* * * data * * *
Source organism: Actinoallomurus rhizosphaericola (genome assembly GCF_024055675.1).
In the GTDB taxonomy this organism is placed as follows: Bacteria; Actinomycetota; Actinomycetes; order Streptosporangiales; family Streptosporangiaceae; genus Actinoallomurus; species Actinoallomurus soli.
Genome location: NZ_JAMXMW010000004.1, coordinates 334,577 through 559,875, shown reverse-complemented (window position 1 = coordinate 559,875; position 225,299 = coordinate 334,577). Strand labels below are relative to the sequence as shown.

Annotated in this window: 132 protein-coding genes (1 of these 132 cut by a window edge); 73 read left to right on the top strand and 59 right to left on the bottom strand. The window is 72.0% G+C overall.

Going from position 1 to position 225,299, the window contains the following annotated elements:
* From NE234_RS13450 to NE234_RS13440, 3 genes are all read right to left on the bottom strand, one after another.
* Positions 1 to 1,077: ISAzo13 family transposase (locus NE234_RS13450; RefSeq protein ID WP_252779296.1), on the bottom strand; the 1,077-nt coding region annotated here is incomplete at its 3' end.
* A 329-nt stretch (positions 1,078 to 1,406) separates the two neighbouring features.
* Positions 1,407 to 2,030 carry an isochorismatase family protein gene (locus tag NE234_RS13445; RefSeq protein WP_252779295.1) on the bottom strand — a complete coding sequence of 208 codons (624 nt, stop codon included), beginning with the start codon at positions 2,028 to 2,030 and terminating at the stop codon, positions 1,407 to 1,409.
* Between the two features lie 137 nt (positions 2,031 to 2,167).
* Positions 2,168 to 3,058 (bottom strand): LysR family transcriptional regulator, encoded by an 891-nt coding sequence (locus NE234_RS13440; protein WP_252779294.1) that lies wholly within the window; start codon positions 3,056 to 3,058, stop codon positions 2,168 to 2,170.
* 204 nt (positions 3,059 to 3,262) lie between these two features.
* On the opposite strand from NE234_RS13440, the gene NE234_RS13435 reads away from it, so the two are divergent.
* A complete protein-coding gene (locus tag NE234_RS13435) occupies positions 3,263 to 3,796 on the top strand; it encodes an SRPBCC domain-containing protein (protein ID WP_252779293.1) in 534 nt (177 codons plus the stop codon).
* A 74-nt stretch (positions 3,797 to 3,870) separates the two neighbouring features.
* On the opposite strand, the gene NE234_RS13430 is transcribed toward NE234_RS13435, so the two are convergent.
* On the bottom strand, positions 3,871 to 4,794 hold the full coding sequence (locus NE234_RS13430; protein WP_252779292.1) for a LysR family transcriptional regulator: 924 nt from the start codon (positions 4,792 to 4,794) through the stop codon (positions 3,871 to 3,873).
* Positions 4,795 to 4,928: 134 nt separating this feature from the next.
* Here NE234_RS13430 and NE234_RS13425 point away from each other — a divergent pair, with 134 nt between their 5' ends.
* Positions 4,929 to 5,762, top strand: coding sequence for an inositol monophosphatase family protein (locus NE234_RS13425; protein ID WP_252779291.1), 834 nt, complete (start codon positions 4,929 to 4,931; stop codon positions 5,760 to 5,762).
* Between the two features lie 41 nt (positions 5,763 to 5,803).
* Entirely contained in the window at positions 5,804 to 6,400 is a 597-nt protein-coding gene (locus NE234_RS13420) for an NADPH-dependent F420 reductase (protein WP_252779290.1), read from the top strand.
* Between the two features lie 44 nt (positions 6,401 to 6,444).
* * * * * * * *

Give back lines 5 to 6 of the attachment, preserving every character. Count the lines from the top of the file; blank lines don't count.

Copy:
Going from position 1 to position 225,299, the window contains the following annotated elements:
* From NE234_RS13450 to NE234_RS13440, 3 genes are all read right to left on the bottom strand, one after another.